This post is inspired by the depressing news that an able female politician has resigned for personal reasons. I sympathise, I really do, imagine having a young child and a job where you have to commute between two locations. And your husband also has a job where he has to commute between two locations (and not the same two – they both have to be in Dublin but have constituencies in different parts of the country). And the hours are long. But she was actually known in politics, no one had ever heard of him. Of course, it was their decision to make and if it’s the right thing for them, who am I to quibble. But yet.
The text below is lifted from the site of the National Women’s Council of Ireland:
Only 13% of those elected to the Dail (lower house of Parliament) are women.
This percentage has risen by only 1% over the past 10 years.
At this rate, it will take 370 years for the percentage of women in the Dail to reach 50%.
The percentage of women appointed to the Cabinet in this Government has declined by 7% while the percentage of women Ministers of State has decreased by 11%.
Only 17% of those elected to the Seanad (upper house) are women.
Only 16% of elected Councillors are women.
The percentage of women appointed to State boards has rarely reached 40% although this has been an official Government guideline since 1991.
The Joint Oireachtas Committee on Finance and Public Service consists of 16 men and just one woman.
And then an Oireachtas (Dail and Seanad) report itself announces gloomily:
Since 1990, when Mary Robinson was elected as Ireland’s first woman President, Ireland’s rate of women’s political representation has reduced drastically. In 1990, Ireland was in 37th position in the world classification of women’s representation in the lower or single house of national parliaments.
However, by October 2009 Ireland had fallen to 84th position, with 23 women TDs out of 166 (13.8%); ranked equally with Djibouti in East Africa (www.ipu.org).
The report considers quotas for women quite extensively. It seems to me that, generally, the most vigourous opponents of this idea are women. Perhaps because they are the ones whose views are always sought. I remember when the report came out, a number of female politicians were asked their views on this vexed question. And it is vexed. A number of them said words to the effect of “I got here on my own merit, it can be done and I don’t approve of quotas.” The implication in their view was that quotas are almost like cheating. And that view has a lot of sympathy. Suppose there is a better man for the job, yet it is given to the woman, wouldn’t that be terrible? The unfairness and, of course, the wrongness of that.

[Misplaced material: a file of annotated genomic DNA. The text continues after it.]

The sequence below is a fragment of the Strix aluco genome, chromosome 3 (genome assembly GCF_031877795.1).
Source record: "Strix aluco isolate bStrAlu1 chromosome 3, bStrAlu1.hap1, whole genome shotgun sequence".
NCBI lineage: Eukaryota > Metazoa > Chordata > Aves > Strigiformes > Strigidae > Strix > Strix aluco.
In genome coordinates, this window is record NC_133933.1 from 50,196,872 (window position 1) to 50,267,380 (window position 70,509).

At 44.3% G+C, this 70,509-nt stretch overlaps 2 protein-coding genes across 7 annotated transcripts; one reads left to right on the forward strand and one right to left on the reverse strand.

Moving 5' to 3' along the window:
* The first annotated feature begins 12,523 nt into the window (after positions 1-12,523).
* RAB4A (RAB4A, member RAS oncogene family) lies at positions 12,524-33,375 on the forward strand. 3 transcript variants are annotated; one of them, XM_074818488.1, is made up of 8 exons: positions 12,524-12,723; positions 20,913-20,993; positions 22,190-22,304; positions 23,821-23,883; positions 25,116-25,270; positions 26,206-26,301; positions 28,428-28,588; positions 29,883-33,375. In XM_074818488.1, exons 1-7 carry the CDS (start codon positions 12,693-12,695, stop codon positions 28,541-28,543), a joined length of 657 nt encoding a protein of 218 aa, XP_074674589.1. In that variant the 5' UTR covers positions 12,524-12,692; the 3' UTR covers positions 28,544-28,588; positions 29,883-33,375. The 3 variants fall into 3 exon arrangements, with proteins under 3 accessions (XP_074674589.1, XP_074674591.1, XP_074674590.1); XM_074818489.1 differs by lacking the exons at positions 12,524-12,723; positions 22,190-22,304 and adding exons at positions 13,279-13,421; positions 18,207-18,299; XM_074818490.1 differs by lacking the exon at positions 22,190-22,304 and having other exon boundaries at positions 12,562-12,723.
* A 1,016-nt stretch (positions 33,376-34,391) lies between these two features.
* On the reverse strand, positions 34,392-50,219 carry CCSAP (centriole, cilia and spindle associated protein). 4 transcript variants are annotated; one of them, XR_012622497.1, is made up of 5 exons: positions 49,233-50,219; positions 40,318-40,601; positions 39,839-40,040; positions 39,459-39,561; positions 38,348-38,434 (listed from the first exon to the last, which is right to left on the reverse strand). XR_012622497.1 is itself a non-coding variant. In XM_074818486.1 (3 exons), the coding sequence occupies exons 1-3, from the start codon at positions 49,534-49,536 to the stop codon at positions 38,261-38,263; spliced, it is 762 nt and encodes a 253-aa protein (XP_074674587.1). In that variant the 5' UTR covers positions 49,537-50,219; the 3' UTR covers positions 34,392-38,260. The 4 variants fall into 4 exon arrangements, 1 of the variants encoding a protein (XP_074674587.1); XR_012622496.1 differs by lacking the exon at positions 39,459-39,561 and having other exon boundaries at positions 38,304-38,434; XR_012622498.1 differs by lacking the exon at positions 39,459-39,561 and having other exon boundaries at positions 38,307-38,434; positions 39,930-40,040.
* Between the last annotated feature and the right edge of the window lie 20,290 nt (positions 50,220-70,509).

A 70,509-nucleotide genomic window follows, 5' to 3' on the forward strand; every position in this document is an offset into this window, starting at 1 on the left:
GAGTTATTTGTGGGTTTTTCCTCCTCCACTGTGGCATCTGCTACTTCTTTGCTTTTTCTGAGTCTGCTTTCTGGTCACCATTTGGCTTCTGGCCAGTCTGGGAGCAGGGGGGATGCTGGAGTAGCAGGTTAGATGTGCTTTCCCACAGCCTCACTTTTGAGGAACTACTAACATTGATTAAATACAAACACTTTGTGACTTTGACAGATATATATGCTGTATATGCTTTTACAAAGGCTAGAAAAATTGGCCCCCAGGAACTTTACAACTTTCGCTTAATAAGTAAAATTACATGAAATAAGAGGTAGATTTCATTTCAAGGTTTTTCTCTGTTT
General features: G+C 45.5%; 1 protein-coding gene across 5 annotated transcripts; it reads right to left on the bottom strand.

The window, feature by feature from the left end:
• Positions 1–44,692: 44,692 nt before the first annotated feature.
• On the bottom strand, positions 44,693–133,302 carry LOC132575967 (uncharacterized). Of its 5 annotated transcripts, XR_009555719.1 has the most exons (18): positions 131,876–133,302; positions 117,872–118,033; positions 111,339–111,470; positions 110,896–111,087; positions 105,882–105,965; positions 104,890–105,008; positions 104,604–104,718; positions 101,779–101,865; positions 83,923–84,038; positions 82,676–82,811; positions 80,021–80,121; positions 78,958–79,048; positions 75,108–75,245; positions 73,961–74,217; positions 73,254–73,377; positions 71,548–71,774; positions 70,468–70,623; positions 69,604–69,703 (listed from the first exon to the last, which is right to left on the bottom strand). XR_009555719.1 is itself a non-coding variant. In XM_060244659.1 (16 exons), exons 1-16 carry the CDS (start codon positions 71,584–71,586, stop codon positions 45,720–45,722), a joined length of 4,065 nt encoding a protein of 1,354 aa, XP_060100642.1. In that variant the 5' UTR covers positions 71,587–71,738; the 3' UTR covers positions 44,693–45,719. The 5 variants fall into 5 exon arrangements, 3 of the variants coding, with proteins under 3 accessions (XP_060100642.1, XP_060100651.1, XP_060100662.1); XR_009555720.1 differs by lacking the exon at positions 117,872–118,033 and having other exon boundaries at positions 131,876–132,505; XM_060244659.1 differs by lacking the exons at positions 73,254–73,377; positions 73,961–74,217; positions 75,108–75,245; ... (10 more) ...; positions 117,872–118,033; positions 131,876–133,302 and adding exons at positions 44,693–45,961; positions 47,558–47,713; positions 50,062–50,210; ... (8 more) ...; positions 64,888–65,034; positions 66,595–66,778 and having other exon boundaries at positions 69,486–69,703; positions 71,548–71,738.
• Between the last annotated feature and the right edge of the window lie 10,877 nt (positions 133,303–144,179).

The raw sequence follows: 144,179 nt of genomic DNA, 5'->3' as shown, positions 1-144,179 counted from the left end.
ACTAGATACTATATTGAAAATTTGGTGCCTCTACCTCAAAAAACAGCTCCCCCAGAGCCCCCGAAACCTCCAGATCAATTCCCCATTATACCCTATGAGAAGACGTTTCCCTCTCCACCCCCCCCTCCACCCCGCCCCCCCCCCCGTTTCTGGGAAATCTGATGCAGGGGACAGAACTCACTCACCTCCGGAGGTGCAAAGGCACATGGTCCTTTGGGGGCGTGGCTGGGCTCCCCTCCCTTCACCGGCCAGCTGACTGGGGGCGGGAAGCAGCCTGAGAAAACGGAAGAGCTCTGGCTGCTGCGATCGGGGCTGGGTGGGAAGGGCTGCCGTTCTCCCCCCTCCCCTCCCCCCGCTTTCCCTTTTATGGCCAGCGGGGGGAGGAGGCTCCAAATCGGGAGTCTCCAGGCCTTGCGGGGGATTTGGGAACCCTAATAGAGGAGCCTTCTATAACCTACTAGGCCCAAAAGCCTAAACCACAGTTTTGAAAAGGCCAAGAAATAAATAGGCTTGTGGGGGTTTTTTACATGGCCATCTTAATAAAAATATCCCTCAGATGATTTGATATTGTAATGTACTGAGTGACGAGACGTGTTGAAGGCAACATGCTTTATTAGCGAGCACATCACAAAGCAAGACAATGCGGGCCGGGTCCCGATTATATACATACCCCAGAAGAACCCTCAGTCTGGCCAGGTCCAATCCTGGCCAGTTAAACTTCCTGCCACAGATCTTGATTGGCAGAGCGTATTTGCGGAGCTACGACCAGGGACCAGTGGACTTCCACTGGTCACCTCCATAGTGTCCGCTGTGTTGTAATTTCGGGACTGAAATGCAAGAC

Now, consider this: some time ago, medical schools in Ireland became concerned about the fact that the majority of their incoming medical students were women. Girls were performing better in the final school examination that controls entry to medicine. A new additional entry test for medicine was devised to try to balance entry by gender. There was some outrage. One of the things that struck me though was at no point did anyone raise the two issues which are invariably raised when quotas for women are suggested:
1. Won’t those boys who got in on the “aptitude test” and would not otherwise have got in feel bad about the higher performing girls who they are displacing? Personally, I would feel terrible, if it were me…
2. Aren’t we risking not having the very best students as our doctors. Don’t we want the best students to be doctors?
But let’s be honest here, the real reason that they are so keen to get in men is that huge numbers of female doctors go part time in their thirties when they have children. Working as a GP seems to facilitate this. Working in a hospital does not. Who is going to man (no pun intended) the emergency wards? Perhaps though this indicates a need for a wider rethink of medical careers rather than a gender control of the intake. Perhaps the same is true for politics.
One of the most interesting things about female role models and confidence I have heard was from Maire Geoghgan Quinn. She was speaking about being offered the Gaeltacht portfolio by then Taoiseach, Charles Haughey. She would be the first female full cabinet Minister since the foundation of the State (Countess Markiewicz was Minister for Labour in the first Dail before independence). She is as tough as old boots, MGQ, but she said that when she was offered the job, the first thing she said was “Do you think I’m up to it?” She said that it is a comment she has always regretted. I find it almost unbelievable that someone like her would have said that. I think it shows two things: 1. that the fact that she was to be the first full female cabinet Minister in some 60 years weighed on her mind and 2. that like many women lacked confidence in her abilities. There might be something in this role model business.
[Now, clever readers, the title of this post refers to a novel by a well known feminist author – guess away, no googling.]